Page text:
Somehow the idea of senior suicide just really freaks people out. I dunno. It's like they think that the way to die is to just last as long as you can until your body finally gives out and just goes.

 

 

 

 

I've often thought that myself, and said it about my own life. We can be humane and put our pets to sleep to end suffering, so why not ourselves? I'm all for it. It would need to be regulated, of course, but I think legalizing it would be okay. We have DNR procedures, to me, this isn't so very different.

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You know, I thought of death that way even when I was Christian. My mother, who had cancer, died when I was in high school and I was Lutheran at the time.

 

Now, we never really got along when she was alive because she was very much a fundy. However, when you have an illness like cancer that is long-term and the person suffers with it for years, and knows that it is most likely going to be terminal, I don't think the person should have to suffer until the end. Maybe that's just me, though.

 

And, granted, there are more treatments for cancer now than there were in the early 90's. Back then it was chemo, and that probably caused her as much suffering as the disease did.

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What I've noticed seems to confuse or upset a lot of people is my attitude about my own death. Have you ever seen "Harold & Maude"? Well, I'm with Maude on that one. Seriously. Once the day comes when I'm sick, in pain, unhappy, and can no longer function as a thoughtful, productive member of society, I want to be able to take the .45 caliber solution. Fuck lying around, hurting and miserable, utterly useless in a nursing home somewhere, waiting to die. Ain't gonna do it.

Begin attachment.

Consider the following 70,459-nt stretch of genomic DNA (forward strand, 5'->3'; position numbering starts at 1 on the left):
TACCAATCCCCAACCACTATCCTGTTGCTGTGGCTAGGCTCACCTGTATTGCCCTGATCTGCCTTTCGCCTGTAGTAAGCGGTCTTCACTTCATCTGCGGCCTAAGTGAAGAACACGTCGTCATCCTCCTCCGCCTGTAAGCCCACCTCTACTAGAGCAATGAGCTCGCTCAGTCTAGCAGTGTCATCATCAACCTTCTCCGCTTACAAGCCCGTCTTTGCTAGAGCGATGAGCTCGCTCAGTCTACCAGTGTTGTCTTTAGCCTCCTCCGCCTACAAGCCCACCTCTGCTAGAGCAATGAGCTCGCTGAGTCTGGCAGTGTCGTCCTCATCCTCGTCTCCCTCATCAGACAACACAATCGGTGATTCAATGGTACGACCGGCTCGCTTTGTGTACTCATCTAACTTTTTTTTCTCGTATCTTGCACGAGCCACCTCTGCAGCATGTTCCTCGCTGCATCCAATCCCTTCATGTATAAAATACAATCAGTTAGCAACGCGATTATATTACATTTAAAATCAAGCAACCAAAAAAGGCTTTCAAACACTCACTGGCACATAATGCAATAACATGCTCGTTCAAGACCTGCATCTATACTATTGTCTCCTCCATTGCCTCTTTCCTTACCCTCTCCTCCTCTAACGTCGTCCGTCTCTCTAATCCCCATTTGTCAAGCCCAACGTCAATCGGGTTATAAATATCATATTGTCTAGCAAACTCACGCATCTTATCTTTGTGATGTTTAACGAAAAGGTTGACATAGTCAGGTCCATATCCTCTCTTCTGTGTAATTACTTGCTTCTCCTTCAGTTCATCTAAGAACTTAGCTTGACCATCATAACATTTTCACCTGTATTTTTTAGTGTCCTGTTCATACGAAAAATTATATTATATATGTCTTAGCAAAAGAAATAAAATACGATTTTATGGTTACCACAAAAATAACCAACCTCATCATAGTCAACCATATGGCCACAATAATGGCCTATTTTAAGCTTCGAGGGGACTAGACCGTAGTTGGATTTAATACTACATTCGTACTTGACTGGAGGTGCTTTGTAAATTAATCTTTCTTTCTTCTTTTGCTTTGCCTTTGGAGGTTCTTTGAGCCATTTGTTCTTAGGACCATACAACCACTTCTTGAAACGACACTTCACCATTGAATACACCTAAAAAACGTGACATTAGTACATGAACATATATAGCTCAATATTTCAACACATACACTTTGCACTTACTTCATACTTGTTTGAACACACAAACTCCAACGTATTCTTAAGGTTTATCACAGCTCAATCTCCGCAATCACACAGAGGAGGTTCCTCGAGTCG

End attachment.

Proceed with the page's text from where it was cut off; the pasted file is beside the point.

Somehow the idea of senior suicide just really freaks people out. I dunno. It's like they think that the way to die is to just last as long as you can until your body finally gives out and just goes.

 

 

 

 

I've often thought that myself, and said it about my own life. We can be humane and put our pets to sleep to end suffering, so why not ourselves? I'm all for it. It would need to be regulated, of course, but I think legalizing it would be okay. We have DNR procedures, to me, this isn't so very different.

 

Add my name to the list of people who agree. Whenever I bring this up around "Christians", they freak out! Christians, of all people, seem the most fearful of death... it's quite perplexing.

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What I've noticed seems to confuse or upset a lot of people is my attitude about my own death. Have you ever seen "Harold & Maude"? Well, I'm with Maude on that one. Seriously. Once the day comes when I'm sick, in pain, unhappy, and can no longer function as a thoughtful, productive member of society, I want to be able to take the .45 caliber solution. Fuck lying around, hurting and miserable, utterly useless in a nursing home somewhere, waiting to die. Ain't gonna do it.

 

When I worked at the nursing home, I was surrounded by people who had absolutely no concept of their own existence. It would be safe to say that they were most likely not aware of anything, brain 90% dead, rolled into beds, rolled out of them in the morning, wheeled down to the dining hall where they were (probably, again, unbeknowst to them) fed liquified shit food, wheeled in front of a television to sit and rot for a few hours until the next medication administration, feeding or evacuating/washing. The only comments they had made in years amounted to moans, groans and babbling incoherently.